Friday, October 25, 2013

DR Congo: M23 are running out of options, time and space.

Chimp Report reports

INSIDE STORY: Why DRC, M23 Peace Deal Delayed

The rebel M23 Movement has yet again fallen short of reaching an agreement with the government of the Democratic Republic of Congo (DRC) on “key security issues,” delaying the signing of a comprehensive peace deal.

                                                                         M23 military leader, Sultani Makenga

By Giles Muhame

Chimpreports on Saturday afternoon broke the news that M23 had made “major concessions on its political grievances in order to make possible the signing of the peace agreement in the coming hours.” 

“We are announcing to both national and international community that under the mediation of President Yoweri Museveni, major breakthroughs are about to be obtained in Kampala,” said the M23 political leader, Bertrand Bisiimwa, on Saturday.

However, this investigative website understands that a press conference which had been called to announce the signing of the peace agreement was called off at the last minute after DRC and M23 failed to agree on security of the militants after their disarmament. 

I was hugely sceptical of the original report which I blogged here, if for no other reason (and there were many ) than the comments made by the DR Congo Minister Mende.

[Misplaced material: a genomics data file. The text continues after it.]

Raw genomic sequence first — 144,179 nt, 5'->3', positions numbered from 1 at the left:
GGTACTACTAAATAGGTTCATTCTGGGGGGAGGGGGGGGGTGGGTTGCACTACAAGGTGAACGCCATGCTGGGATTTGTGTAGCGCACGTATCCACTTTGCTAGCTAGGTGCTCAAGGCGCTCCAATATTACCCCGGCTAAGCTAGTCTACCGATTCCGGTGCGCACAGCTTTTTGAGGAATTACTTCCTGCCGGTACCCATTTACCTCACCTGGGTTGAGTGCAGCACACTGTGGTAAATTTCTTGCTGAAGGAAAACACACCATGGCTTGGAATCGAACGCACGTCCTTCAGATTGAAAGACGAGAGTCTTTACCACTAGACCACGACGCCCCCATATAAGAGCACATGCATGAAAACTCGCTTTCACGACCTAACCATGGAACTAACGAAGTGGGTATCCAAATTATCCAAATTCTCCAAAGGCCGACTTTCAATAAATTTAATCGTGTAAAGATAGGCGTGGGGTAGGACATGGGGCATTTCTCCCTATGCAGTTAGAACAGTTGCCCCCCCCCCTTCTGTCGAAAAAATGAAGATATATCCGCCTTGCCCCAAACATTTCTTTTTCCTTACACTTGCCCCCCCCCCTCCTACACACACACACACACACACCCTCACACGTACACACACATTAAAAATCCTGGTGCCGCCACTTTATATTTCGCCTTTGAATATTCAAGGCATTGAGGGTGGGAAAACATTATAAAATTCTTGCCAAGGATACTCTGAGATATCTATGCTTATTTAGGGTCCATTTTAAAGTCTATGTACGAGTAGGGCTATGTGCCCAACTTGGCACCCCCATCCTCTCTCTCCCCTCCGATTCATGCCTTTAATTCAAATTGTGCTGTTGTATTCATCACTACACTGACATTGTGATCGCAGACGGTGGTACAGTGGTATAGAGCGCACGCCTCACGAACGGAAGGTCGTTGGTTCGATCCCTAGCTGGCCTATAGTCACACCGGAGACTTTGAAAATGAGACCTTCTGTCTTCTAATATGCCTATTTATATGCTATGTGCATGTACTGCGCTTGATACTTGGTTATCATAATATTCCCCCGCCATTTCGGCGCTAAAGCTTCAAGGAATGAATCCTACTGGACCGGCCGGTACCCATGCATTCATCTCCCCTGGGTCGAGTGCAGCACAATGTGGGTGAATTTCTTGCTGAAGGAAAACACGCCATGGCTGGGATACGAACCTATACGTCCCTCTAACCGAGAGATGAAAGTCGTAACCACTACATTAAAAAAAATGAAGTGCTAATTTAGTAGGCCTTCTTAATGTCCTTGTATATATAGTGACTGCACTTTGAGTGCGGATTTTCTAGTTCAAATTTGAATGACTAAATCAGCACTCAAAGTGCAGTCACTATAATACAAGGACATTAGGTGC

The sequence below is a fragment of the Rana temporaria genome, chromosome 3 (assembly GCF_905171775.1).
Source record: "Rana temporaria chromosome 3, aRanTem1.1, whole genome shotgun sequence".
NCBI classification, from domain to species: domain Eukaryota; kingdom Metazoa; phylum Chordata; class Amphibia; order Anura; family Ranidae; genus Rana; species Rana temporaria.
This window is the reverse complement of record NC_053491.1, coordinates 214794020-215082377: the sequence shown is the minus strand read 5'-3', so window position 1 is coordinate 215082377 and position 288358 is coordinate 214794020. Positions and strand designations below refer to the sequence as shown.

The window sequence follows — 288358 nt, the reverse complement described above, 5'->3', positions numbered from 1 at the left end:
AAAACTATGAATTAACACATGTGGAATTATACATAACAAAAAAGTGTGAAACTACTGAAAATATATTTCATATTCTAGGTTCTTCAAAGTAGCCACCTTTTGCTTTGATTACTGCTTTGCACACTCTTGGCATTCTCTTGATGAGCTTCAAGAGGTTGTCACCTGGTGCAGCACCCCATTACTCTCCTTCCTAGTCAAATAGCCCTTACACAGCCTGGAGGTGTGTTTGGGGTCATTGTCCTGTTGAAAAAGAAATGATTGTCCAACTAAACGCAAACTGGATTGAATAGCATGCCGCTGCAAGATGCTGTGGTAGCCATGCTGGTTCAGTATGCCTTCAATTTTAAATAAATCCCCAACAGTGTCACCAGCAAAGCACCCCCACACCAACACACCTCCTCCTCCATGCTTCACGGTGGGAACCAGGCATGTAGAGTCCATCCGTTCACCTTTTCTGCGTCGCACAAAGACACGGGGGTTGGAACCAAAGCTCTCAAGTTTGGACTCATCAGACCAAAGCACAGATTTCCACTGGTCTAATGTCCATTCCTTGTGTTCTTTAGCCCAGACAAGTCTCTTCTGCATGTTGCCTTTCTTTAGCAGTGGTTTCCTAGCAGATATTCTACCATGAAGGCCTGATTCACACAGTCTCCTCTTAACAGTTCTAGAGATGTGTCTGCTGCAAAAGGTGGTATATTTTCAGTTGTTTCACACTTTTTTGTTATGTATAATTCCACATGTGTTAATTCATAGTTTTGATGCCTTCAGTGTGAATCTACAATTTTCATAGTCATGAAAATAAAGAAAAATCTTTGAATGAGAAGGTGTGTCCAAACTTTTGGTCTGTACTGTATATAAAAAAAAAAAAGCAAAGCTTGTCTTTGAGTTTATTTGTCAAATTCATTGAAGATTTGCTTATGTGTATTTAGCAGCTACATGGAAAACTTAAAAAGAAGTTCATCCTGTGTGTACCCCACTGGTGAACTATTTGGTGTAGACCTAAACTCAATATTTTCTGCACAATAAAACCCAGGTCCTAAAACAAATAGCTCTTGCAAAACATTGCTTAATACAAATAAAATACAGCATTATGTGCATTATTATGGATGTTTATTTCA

Lambert Mende, a minister and Congolese government spokesman, was more circumspect, telling AFP that "breakthroughs will be measured against the final agreement," if one were signed.
"There has been some reconciliation," Mende said in Kinshasa, but stressed that although the M23 could "sign today", that would "not be the end of the problem."
“The DRC refused to guarantee security of M23 fighters after laying down their weapons. Much as they are ready to disarm, these combatants need to be assured of security during and after integration in the mainstream forces,” said a knowledgeable source who is part of the peace talks in Kampala. 

It should be remembered that a few months before the M23 rebellion, DRC forces reportedly massacred 50 CNDP soldiers after being transferred to Ddungu. 

This actually isn't the real issue, the issue is that most if not all of the senior leadership of M23 will not be integrated into the Congolese army and many of them will probably face war crimes and crimes against humanity charges. Jason Stearns at Congo Siasa points out;

" At the end, however, everything hinged, unsurprisingly, on the fate of the top M23 leadership. Since the beginning, this had been the main stumbling block. It is practically unconceivable for commanders such as Sultani Makenga and Innocent Kaina––both listed on the UN and US sanctions lists and candidates for war crimes charges––to be reintegrated into the Congolese army."

The Congolese Government has been quite firm on the issue of both war crimes and crimes against humanity.

" The negotiations in Kampala had reportedly stumbled over the question of an amnesty for the rebels and their reintegration in the army. Backed by the international community, the government in Kinshasa has said there will be no impunity for the main rebel leaders."